Phill recently posted regarding some testing that he’d conducted, with respect to tools for parsing Windows Recycle Bin files. From Phill’s blog post, and follow-on exchanges via Twitter, it seems that Phill tested the following tools (I’m assuming these are the versions tested):
– Jason Hale’s $I Parse – blog posts here and here
– Dan Mare’s RECYCLED_I app – the main software page states “RECYCLED_I: Program to parse the $I files extracted via a forensic software package. Special request.”, but you can download it (and get syntax/usage) from here.
– My own recbin.pl/.exe
What I was able to determine after the fact is that the “needs” of a parsing tool were:
– parse Recycle Bin files from XP/2003 systems (INFO2), as well as Win7 & Win10 ($I*)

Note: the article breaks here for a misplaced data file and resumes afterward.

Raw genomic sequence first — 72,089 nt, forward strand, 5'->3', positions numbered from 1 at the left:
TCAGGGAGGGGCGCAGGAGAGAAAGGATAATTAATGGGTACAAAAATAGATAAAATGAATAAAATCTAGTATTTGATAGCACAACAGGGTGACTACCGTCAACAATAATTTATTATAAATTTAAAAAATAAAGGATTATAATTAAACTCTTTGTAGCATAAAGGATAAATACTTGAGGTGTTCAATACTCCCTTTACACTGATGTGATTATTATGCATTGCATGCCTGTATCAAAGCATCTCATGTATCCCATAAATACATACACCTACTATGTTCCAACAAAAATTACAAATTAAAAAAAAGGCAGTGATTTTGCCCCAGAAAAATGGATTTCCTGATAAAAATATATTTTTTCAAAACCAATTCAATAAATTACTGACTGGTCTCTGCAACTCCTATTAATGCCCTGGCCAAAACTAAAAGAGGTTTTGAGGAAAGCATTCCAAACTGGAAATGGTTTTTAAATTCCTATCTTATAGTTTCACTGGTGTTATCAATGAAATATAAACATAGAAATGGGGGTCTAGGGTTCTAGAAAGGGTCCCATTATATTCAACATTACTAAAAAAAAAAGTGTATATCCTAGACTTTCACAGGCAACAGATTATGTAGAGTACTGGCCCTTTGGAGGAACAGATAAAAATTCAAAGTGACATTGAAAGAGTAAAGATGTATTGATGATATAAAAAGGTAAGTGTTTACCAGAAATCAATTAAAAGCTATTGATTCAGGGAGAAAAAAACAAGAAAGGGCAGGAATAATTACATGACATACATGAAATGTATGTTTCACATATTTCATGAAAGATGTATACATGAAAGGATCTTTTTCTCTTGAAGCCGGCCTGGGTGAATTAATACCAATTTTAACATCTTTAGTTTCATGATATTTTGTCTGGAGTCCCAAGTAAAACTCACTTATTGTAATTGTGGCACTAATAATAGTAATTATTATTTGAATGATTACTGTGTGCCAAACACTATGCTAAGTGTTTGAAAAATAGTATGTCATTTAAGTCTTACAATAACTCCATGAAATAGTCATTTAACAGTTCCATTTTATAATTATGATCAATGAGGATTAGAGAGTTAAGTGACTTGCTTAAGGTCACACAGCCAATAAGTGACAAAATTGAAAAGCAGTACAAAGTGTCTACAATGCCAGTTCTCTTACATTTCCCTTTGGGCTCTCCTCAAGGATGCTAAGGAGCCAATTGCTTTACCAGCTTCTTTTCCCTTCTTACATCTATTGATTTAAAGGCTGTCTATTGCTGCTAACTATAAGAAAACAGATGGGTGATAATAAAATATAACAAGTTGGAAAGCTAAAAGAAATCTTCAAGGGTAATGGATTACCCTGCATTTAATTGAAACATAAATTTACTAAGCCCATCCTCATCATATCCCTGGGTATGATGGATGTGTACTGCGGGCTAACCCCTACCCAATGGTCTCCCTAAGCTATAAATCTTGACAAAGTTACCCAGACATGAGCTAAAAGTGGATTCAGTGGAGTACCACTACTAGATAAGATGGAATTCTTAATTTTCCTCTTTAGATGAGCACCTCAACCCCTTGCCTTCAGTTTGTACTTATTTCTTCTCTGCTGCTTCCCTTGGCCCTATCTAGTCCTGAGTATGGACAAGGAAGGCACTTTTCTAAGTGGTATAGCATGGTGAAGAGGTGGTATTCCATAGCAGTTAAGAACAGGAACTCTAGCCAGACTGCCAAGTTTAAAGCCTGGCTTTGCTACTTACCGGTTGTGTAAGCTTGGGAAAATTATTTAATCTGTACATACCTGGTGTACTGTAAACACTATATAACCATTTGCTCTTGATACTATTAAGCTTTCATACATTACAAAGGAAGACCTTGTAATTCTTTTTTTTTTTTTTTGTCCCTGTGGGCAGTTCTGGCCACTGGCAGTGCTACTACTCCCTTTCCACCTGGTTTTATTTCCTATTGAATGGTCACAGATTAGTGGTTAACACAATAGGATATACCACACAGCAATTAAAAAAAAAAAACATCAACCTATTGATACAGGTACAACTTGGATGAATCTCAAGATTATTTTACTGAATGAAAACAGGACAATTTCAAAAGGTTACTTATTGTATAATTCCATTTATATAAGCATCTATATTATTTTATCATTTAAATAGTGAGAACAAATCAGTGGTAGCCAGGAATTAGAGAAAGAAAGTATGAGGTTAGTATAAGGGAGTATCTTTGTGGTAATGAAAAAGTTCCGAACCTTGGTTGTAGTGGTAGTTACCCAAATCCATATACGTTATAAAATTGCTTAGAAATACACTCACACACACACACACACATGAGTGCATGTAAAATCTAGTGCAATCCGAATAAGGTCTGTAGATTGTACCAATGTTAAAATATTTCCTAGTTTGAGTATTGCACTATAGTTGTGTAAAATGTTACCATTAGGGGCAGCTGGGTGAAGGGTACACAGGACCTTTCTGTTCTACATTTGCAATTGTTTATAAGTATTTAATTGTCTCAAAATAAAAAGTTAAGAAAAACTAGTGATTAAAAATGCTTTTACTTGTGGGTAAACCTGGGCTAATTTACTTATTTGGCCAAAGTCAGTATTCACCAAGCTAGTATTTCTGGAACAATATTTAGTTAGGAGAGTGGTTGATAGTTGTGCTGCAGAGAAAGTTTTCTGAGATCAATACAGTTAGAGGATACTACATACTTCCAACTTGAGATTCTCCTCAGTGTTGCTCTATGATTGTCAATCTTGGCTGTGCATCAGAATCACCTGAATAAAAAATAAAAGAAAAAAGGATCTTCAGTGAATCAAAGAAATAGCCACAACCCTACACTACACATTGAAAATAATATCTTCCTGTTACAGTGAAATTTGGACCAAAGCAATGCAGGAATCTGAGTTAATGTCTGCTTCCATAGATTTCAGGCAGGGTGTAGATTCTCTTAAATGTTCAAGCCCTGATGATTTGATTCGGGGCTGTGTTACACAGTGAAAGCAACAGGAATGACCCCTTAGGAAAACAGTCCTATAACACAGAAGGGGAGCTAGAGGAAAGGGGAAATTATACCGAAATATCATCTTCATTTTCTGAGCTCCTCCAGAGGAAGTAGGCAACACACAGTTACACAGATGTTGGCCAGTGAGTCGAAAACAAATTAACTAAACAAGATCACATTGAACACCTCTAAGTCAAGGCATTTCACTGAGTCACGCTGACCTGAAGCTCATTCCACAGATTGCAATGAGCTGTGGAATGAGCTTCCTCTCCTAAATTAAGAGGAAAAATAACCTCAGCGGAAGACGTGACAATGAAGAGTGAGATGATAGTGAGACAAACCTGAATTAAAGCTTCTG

– for Win7/10, be able to parse all $I* files in a folder.
The results from the testing were (summarized):
– Some tools didn’t do everything; some don’t parse both XP- and Win7-style Recycle Bin files, and the initial versions of the tool I wrote parsed but did not display file sizes (it does now)
– The tool I wrote can optionally display tabular, CSV, and TLN output
– Eric’s RBCmd parses all file types, including directories of $I* files; from the tweet thread, it appears that RBCmd displays tabular and CSV output
– rifiuit2 was the fastest
So, if you’re looking to parse Recycle Bin index files (either INFO2 or $I* format)…there you go.
$I* File Structures
As Jason Hale pointed out over 2 1/2 years ago, the $I* file structure changed between Win7 and Win10. Most of the values are in the same location (the version number…the first four bytes…were updated from 1 to 2), but where Win7 had a fixed length field that included the name and original path (in Unicode) of the file, Win10 and Win2016 have a four byte name length field, followed by the file path and name, in Unicode.